Written 1996


    Greg Love
A Visit to Two Favelas:
O Morro do Borel and Indiana, Tijuca

18 June, 1996

    Walking through a favela can often overwhelm the senses. Gaudy, bright store signs and multicolored soccer shirts glare in stark contrast to the worn concrete, faded paint, spattered mud and all too frequent dark heaps of garbage around the mouths of twisted alleyways.
    Music and another soccer game blare so loudly from radios on windowsills and store counters that most of the words are rendered incomprehensible. A gaunt, possibly drunk, possibly insane old man rants from a narrow corner while venders in stalls and through the alleys hawk their goods as you pass by them. Children, laughing, crying, shouting, dart past in cramped passageways, occasionally brushing up against or even running right into you. The smell of smoke from burning garbage, grilling meat and diesel fuel exhaust, of untreated sewage flowing through a gray, rubbish-choked stream of urine and cheap perfume, of rotting discarded meat and produce, of simmering feijoada, freshly-baked bread and cakes and hot Brazilian coffee blend together, creating, at least for me, the most potent reminder of where I am. Nothing, and by no means is this intended to be derogatory, smells quite like a favela.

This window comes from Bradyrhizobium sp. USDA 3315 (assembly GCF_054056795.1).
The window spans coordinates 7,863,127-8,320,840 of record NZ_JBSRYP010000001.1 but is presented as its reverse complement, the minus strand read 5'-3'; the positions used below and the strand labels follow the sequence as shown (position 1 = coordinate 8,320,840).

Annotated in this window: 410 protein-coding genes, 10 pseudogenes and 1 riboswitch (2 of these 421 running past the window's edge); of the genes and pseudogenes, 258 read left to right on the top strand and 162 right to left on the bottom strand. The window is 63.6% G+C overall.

Such was what filled my senses as I walked through the labertine alleyways of one of Rio's larger--and more violent---shantytown areas, the favelas O Morra da Borel (Borel Hill) and Indiana, located in the barrio Tijuca. I was with Paulo Correa, General Director of Roda Viva's Projecto Comunidade Construindo O Futuro (Community Constructing the Future Project) en route to visit two of the projects that Roda Viva, in conjunction with local government authorities and other Rio-based education NGOs had organized with local community members.
    Created in 1988, Comunidade has evolved into a series of innovative community-level education projects aimed at the children, adolescents and adults forced to live in the extremely adverse and frequently violent conditions of Indiana and Borel. At present, the project is comprised of three different programs designed in conjunction with community members to meet the diverse needs over 600 children and adults living in these favelas. "Programa A" provides a comprehensive elementary education program from grades 1-4 for the most economically disadvantaged children of the community. "Programa B" trains local community members to participate in the creation and implementation of art education programs, again aimed at children grade levels 1-4 from the lowest income families. Finally "Programa C" is training local community members to develop sports and recreation programs for the children and adolescents in the community keeping them playing "basquetebol" or "futebol" and out of trouble.